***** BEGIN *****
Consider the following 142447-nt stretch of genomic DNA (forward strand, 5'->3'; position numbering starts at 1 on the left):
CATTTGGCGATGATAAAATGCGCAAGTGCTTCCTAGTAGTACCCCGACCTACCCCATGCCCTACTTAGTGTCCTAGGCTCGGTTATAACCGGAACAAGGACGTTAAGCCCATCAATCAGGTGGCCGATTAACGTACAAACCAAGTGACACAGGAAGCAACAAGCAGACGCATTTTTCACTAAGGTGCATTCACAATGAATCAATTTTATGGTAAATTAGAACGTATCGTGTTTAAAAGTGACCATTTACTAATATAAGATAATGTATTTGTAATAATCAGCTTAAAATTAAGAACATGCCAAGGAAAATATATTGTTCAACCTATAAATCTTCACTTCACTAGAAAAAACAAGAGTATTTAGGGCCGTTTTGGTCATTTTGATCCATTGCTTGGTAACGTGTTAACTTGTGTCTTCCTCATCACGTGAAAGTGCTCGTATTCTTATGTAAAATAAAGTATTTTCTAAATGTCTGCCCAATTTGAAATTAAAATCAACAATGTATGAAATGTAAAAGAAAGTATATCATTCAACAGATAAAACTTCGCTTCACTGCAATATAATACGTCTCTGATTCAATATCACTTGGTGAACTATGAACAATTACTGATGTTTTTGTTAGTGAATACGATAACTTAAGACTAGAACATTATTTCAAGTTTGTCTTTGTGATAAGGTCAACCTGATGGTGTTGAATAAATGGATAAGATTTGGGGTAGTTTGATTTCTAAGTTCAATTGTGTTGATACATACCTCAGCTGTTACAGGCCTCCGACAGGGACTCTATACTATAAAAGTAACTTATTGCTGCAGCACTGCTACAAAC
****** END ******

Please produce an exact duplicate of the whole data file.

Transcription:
Consider the following 142447-nt stretch of genomic DNA (forward strand, 5'->3'; position numbering starts at 1 on the left):
CATTTGGCGATGATAAAATGCGCAAGTGCTTCCTAGTAGTACCCCGACCTACCCCATGCCCTACTTAGTGTCCTAGGCTCGGTTATAACCGGAACAAGGACGTTAAGCCCATCAATCAGGTGGCCGATTAACGTACAAACCAAGTGACACAGGAAGCAACAAGCAGACGCATTTTTCACTAAGGTGCATTCACAATGAATCAATTTTATGGTAAATTAGAACGTATCGTGTTTAAAAGTGACCATTTACTAATATAAGATAATGTATTTGTAATAATCAGCTTAAAATTAAGAACATGCCAAGGAAAATATATTGTTCAACCTATAAATCTTCACTTCACTAGAAAAAACAAGAGTATTTAGGGCCGTTTTGGTCATTTTGATCCATTGCTTGGTAACGTGTTAACTTGTGTCTTCCTCATCACGTGAAAGTGCTCGTATTCTTATGTAAAATAAAGTATTTTCTAAATGTCTGCCCAATTTGAAATTAAAATCAACAATGTATGAAATGTAAAAGAAAGTATATCATTCAACAGATAAAACTTCGCTTCACTGCAATATAATACGTCTCTGATTCAATATCACTTGGTGAACTATGAACAATTACTGATGTTTTTGTTAGTGAATACGATAACTTAAGACTAGAACATTATTTCAAGTTTGTCTTTGTGATAAGGTCAACCTGATGGTGTTGAATAAATGGATAAGATTTGGGGTAGTTTGATTTCTAAGTTCAATTGTGTTGATACATACCTCAGCTGTTACAGGCCTCCGACAGGGACTCTATACTATAAAAGTAACTTATTGCTGCAGCACTGCTACAAAC